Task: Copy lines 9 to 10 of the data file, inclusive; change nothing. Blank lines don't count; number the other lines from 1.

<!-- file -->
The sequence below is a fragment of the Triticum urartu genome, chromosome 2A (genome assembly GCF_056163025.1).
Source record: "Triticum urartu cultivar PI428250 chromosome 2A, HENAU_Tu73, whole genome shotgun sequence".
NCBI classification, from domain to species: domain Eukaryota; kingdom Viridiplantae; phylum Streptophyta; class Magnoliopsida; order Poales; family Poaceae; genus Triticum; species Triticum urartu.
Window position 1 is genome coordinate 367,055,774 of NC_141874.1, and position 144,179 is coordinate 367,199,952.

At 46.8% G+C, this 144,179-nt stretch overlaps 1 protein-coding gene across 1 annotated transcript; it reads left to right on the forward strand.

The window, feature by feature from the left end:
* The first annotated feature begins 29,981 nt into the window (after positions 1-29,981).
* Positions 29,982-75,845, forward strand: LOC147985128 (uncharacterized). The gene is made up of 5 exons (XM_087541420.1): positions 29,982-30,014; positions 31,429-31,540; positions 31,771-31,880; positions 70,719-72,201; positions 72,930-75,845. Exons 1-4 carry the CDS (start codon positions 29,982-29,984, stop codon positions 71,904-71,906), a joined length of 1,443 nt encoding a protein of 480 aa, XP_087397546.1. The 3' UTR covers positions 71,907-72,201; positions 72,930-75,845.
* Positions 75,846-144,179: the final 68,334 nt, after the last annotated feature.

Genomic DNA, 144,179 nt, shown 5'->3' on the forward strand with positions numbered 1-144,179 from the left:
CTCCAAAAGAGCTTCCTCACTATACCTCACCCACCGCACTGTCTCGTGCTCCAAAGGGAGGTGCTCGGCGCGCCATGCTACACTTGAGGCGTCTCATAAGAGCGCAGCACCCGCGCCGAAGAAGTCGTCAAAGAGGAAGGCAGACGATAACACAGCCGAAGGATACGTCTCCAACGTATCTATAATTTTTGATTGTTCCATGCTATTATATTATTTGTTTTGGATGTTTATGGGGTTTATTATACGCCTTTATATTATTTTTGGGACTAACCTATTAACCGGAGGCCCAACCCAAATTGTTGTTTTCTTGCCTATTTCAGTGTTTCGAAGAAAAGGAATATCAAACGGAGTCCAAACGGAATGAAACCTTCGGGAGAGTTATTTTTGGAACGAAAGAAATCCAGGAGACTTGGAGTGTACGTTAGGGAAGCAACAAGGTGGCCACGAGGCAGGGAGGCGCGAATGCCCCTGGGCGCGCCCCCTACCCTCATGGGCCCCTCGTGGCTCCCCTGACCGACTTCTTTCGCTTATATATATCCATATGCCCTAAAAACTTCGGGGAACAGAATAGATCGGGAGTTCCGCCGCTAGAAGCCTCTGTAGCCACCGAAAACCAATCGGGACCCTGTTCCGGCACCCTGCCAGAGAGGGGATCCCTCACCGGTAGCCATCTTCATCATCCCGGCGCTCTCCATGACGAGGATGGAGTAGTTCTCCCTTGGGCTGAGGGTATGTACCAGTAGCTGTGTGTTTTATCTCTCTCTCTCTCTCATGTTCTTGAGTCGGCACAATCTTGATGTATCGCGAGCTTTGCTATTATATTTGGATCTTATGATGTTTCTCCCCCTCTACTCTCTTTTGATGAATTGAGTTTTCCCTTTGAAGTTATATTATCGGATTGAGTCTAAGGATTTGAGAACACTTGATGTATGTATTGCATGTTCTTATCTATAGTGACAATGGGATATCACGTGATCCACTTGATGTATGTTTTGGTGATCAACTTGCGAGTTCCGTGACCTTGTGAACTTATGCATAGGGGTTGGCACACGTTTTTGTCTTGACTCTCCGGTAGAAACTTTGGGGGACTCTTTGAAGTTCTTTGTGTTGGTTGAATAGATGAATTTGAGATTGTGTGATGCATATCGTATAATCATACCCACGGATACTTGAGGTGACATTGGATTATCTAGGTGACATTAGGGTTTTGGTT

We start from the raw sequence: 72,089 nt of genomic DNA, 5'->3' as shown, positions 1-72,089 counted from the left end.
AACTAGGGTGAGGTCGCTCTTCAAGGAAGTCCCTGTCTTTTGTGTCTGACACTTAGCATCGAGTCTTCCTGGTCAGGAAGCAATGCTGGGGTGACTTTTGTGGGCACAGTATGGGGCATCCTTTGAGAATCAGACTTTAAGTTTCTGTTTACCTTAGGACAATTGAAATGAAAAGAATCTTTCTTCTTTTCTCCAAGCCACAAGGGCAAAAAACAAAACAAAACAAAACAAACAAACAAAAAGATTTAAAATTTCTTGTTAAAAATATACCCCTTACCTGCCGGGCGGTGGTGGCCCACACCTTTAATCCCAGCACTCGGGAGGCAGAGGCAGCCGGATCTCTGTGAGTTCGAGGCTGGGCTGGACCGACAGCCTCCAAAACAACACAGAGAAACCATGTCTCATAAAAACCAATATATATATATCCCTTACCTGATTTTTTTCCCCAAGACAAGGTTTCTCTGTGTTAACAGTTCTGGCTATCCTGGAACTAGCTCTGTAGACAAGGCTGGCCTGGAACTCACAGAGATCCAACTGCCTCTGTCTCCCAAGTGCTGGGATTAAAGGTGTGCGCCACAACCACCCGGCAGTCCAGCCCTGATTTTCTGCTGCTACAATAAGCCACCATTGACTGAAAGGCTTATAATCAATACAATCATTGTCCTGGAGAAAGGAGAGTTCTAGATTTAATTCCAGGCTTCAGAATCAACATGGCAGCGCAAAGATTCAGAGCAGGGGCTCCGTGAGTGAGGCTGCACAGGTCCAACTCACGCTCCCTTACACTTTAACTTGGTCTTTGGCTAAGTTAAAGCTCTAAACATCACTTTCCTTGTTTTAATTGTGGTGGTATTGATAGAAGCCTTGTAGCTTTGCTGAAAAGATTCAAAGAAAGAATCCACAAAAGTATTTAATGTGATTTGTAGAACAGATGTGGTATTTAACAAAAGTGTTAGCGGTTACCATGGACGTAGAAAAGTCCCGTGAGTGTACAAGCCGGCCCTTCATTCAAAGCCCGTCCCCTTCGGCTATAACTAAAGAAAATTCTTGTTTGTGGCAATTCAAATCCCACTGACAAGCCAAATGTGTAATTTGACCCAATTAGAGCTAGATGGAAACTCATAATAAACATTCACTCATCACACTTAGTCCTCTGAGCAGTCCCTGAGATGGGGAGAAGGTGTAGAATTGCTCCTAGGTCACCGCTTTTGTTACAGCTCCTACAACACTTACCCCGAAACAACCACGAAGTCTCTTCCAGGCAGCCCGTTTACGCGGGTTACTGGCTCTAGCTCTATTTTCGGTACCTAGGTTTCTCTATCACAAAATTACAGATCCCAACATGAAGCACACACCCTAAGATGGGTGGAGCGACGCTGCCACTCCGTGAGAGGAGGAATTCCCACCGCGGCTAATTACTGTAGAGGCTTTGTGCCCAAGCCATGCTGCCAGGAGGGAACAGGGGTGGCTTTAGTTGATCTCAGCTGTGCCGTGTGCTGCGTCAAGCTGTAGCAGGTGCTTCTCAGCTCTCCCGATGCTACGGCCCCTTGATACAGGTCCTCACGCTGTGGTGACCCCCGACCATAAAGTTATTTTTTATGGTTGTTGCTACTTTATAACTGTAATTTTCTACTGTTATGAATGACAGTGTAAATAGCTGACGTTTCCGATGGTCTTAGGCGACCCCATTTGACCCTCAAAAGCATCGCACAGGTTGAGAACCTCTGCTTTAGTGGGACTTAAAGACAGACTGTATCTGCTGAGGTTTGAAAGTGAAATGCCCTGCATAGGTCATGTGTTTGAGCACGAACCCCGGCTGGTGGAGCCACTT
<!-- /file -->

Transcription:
* Positions 75,846-144,179: the final 68,334 nt, after the last annotated feature.

Genomic DNA, 144,179 nt, shown 5'->3' on the forward strand with positions numbered 1-144,179 from the left: